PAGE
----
If you’ve followed Ronnie Dunn’s career in recent years, especially on social media, you would find that this is an artist who has no idea how to deal with being out of the spotlight and being in the back nine of his career. It’s something I’ve talked about a lot on my blog regarding older artists facing the reality that they’re no longer in their prime and have to accept fading into the background in favor of younger, more marketable artists. I’m not saying that this is fair and in fact I’ve argued against the ageist radio system in older artists’ favor. I’m just pointing out reality. Dunn has accepted this at times and other times doesn’t seem to accept it so much. He’s argued for traditionalists and he’s argued for more modern sounds. Long story short he’s been really inconsistent. So it’s no surprise on his new album Tattooed Heart that he’s once again inconsistent and seems to hedge his bet between traditional and modern, leaning more towards the latter many times on this album.
There are many things I find wrong with Tattooed Heart, but before I get to that there are some songs Dunn gets right. One of these times is “I Worship The Woman You Walked On.” The song is about a man speaking to the ex of his current love and telling him about how he’s now loving the woman he had walked on before. He explains how he appreciates her the way he never did. The song importantly comes off more as empathetic rather than vengeful, which it easily could have. Another good song from Dunn is “Only Broken Heart in San Antone.” If there’s one theme Dunn can nail it’s heartbreak and he does it on this song. The song has a very cool and easy-going feeling about it, but this also perfectly encapsulates the loneliness of the broken-hearted person who can only see lonely in a moment of heartbreak. This song also features the most pedal steel guitar of the entire album, which would have really benefitted other songs. The only song to feature any fiddle on the album is the final song “She Don’t Honky Tonk No More.” It’s a song about heartbreak and wanting not only a shot of alcohol in this moment of pain, but classic country like Strait and Jones. This a solid song, but it unfortunately contradicts a lot of the rest of the album.
I originally praised “Ain’t No Trucks in Texas” and after giving it fresh re-listens it just doesn’t resonate as much with me and suffers from much of the same problems I have with “Damn Drunk” and that’s it’s overuse of clichés. While they’re used to get the overall point of the songs across, they each get tiresome with more listens due to these very same clichés. They’re not necessarily bad songs, but clunky and lazy and with more effort could have been good songs. The clichés are most nauseatingly bad on “Young Buck.” This is essentially a letter written from an old bro to a new bro. It praises the cliché bro who drives trucks, chases girls and is the consummate “good ole American boy” according to this song. Songs like this make me gag because it frames reality like it’s some corny, drive-in movie from the 50s America.
You would think Reba’s guest appearance on a song would lead to something good, but “Still Feels Like Mexico” feels like the same old crap we’ve heard from Nashville pop from the synth-y production to the predictable beach love theme. This song is not much different from Luke Bryan’s “Roller Coaster” or Jason Aldean’s “A Little More Summertime.” In fact I would say it’s worse than those songs. Dunn probably should have taken the time to take cues from Reba’s latest album, which chases modern sounds a couple of times, but for the most part is decidedly Reba music that complimented her strengths and didn’t alienate her fan base. Or in Dunn’s case, doesn’t confuse the shit out of the listener, who I imagine expects more traditional country from him.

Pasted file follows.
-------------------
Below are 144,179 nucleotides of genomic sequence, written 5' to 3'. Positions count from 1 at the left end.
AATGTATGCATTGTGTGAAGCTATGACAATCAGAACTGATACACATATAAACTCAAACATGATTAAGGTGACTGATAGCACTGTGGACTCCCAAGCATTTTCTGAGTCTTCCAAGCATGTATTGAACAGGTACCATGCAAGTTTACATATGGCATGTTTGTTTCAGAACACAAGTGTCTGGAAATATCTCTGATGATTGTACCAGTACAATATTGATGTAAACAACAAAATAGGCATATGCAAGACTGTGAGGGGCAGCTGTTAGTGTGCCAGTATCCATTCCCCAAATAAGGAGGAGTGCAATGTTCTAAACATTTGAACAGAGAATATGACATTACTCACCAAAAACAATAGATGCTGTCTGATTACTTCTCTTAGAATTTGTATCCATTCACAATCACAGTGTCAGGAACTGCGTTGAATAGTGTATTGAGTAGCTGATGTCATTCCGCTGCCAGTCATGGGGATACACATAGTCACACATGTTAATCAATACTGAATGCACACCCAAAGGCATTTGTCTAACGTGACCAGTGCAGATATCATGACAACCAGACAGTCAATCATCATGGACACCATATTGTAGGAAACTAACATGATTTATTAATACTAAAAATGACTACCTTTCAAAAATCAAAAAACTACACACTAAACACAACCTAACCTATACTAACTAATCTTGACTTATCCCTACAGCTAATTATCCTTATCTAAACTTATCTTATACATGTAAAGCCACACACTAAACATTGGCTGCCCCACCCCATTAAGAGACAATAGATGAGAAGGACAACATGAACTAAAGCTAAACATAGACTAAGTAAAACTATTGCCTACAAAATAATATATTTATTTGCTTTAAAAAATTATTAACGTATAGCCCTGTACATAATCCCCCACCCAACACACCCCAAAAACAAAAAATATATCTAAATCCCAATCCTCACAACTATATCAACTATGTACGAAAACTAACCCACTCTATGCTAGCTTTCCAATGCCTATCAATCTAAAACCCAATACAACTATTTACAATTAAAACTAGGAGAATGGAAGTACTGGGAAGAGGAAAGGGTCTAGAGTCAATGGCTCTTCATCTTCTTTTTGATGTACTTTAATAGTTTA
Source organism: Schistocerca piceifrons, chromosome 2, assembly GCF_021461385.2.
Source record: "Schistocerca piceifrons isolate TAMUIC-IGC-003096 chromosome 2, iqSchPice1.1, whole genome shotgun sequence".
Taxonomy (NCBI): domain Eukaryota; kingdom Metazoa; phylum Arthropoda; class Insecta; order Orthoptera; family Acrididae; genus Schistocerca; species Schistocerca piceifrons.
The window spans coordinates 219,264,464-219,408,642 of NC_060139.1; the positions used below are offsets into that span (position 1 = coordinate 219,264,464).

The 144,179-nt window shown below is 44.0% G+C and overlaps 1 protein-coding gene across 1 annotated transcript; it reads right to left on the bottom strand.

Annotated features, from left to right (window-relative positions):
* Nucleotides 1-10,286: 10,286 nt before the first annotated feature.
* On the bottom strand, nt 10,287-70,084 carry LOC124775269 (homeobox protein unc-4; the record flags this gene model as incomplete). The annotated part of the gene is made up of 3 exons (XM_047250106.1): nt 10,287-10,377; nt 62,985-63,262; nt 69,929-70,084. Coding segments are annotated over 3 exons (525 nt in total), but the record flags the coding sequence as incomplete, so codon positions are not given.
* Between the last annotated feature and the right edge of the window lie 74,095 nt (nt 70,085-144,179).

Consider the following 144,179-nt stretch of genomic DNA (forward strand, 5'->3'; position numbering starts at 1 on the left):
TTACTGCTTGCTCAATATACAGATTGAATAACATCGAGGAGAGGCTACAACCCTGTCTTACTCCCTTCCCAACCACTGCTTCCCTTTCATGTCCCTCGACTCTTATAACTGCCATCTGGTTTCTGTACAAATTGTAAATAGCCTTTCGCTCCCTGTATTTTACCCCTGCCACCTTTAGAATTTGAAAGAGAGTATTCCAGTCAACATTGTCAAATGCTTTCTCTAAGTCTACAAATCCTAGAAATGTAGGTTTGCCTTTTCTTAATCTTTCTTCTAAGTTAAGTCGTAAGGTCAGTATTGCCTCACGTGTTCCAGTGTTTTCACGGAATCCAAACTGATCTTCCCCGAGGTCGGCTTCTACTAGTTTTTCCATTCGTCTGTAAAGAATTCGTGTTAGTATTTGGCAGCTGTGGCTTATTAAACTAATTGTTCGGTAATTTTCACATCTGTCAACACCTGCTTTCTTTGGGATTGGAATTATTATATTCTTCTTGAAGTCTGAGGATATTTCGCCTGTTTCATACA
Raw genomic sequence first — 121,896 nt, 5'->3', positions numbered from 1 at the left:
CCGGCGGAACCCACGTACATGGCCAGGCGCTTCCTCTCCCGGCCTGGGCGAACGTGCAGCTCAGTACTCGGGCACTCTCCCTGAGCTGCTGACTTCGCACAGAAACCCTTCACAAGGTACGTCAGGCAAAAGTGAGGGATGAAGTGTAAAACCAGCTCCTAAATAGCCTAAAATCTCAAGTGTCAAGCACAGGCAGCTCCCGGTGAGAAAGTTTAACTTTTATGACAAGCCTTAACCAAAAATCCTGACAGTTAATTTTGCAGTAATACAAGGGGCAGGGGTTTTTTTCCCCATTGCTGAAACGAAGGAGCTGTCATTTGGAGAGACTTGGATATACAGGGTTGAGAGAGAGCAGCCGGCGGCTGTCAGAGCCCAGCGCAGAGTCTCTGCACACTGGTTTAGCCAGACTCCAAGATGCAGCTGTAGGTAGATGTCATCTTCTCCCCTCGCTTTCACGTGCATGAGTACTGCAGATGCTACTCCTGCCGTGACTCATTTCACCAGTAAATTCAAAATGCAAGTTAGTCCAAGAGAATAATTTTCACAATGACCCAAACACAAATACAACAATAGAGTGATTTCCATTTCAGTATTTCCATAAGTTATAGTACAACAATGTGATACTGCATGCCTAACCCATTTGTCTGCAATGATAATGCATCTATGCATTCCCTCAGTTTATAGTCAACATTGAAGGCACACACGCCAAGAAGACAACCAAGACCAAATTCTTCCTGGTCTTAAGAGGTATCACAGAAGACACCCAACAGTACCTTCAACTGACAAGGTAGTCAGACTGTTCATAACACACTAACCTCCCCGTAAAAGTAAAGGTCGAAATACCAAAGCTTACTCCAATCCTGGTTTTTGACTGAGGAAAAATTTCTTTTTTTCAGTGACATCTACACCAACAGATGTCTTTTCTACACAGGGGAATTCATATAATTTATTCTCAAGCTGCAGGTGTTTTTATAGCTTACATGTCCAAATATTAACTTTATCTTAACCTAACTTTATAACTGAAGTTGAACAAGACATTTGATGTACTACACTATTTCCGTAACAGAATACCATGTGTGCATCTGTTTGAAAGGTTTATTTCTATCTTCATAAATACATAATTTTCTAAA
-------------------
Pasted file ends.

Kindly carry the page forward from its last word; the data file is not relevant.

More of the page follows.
The biggest problem of this album is also it’s greatest irony. Older artists like Ronnie Dunn love to complain about pop artists like Beyoncé performing at country awards show and say that country can stand just fine on it’s own, yet on their albums have palpable, straight up pop influences. Take for example “That’s Why They Make Jack Daniels” and “I Put That There.” These are straight up pop songs and bad ones at that if I might add. So it’s okay to poorly steal from other genres, yet decry their artists? Once again the hypocriticalness and ineptness of the genre shines through. The hypocriticalness reaches critical mass on the title track, Dunn’s cover of Ariana Grande’s “Tattooed Heart.” It’s not that Dunn’s cover of this song is terrible, it’s just that doesn’t fit him and it’s a blatant attempt at crossover appeal and trying to be hip. It’s so transparent and not to mention is worse than the original version. This was a song meant to be sung from the point of view of a young woman, not a 63-year-old man. This old meme sums it up:
Ronnie Dunn had a few good things going with Tattooed Heart and if he built on them this album could have been good. Instead like many other artists on major labels he falls prey to the lure of renewed fame and spotlight by chasing after modern appealing sounds and covering a pop starlet. Ronnie Dunn can do better and has shown this many times throughout his career in Brooks and Dunn. But he’ll never rediscover it if he continues to chase after something that just isn’t there anymore. You can’t rewind the clock and you can’t re-live the past. You can only move forward from where you’re at now.
Recommend? – No
Album Highlights: Only Broken Heart in San Antone, She Don’t Honky Tonk No More, I Worship The Woman You Walked On
Bad Songs: Young Buck, That’s Why They Make Jack Daniels, I Put That There, Still Feels Like Mexico
Wallpaper: I Wanna Love Like That Again, This Old Heart